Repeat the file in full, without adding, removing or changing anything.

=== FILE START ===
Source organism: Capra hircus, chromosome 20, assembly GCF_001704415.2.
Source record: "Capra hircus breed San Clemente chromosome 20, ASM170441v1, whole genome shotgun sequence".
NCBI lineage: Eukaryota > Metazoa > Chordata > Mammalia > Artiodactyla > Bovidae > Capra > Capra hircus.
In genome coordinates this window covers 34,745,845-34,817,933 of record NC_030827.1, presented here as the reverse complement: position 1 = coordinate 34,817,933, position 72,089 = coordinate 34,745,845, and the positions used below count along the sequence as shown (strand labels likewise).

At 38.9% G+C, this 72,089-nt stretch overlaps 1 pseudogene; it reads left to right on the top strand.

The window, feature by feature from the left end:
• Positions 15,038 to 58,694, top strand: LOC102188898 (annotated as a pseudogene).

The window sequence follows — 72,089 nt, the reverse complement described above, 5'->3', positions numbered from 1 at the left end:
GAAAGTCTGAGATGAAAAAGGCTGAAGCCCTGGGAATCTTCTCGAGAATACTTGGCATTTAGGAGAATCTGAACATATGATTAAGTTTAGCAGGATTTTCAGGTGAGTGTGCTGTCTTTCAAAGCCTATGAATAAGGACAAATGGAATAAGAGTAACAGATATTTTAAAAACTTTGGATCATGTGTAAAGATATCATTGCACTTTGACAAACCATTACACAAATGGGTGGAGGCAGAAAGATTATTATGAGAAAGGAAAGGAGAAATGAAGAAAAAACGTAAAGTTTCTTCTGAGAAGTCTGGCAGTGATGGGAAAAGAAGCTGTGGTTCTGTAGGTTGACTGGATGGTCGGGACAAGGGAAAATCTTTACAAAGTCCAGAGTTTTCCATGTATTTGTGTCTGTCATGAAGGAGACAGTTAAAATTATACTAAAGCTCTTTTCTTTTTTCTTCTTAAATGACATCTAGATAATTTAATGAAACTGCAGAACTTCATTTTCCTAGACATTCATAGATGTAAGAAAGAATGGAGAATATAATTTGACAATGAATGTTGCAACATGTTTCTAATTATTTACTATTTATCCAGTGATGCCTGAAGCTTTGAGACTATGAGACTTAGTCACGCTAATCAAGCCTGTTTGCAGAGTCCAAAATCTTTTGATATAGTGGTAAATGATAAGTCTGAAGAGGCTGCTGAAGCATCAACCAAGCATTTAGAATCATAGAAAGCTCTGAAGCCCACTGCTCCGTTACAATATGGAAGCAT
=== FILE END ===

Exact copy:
Source organism: Capra hircus, chromosome 20, assembly GCF_001704415.2.
Source record: "Capra hircus breed San Clemente chromosome 20, ASM170441v1, whole genome shotgun sequence".
NCBI lineage: Eukaryota > Metazoa > Chordata > Mammalia > Artiodactyla > Bovidae > Capra > Capra hircus.
In genome coordinates this window covers 34,745,845-34,817,933 of record NC_030827.1, presented here as the reverse complement: position 1 = coordinate 34,817,933, position 72,089 = coordinate 34,745,845, and the positions used below count along the sequence as shown (strand labels likewise).

At 38.9% G+C, this 72,089-nt stretch overlaps 1 pseudogene; it reads left to right on the top strand.

The window, feature by feature from the left end:
• Positions 15,038 to 58,694, top strand: LOC102188898 (annotated as a pseudogene).

The window sequence follows — 72,089 nt, the reverse complement described above, 5'->3', positions numbered from 1 at the left end:
GAAAGTCTGAGATGAAAAAGGCTGAAGCCCTGGGAATCTTCTCGAGAATACTTGGCATTTAGGAGAATCTGAACATATGATTAAGTTTAGCAGGATTTTCAGGTGAGTGTGCTGTCTTTCAAAGCCTATGAATAAGGACAAATGGAATAAGAGTAACAGATATTTTAAAAACTTTGGATCATGTGTAAAGATATCATTGCACTTTGACAAACCATTACACAAATGGGTGGAGGCAGAAAGATTATTATGAGAAAGGAAAGGAGAAATGAAGAAAAAACGTAAAGTTTCTTCTGAGAAGTCTGGCAGTGATGGGAAAAGAAGCTGTGGTTCTGTAGGTTGACTGGATGGTCGGGACAAGGGAAAATCTTTACAAAGTCCAGAGTTTTCCATGTATTTGTGTCTGTCATGAAGGAGACAGTTAAAATTATACTAAAGCTCTTTTCTTTTTTCTTCTTAAATGACATCTAGATAATTTAATGAAACTGCAGAACTTCATTTTCCTAGACATTCATAGATGTAAGAAAGAATGGAGAATATAATTTGACAATGAATGTTGCAACATGTTTCTAATTATTTACTATTTATCCAGTGATGCCTGAAGCTTTGAGACTATGAGACTTAGTCACGCTAATCAAGCCTGTTTGCAGAGTCCAAAATCTTTTGATATAGTGGTAAATGATAAGTCTGAAGAGGCTGCTGAAGCATCAACCAAGCATTTAGAATCATAGAAAGCTCTGAAGCCCACTGCTCCGTTACAATATGGAAGCAT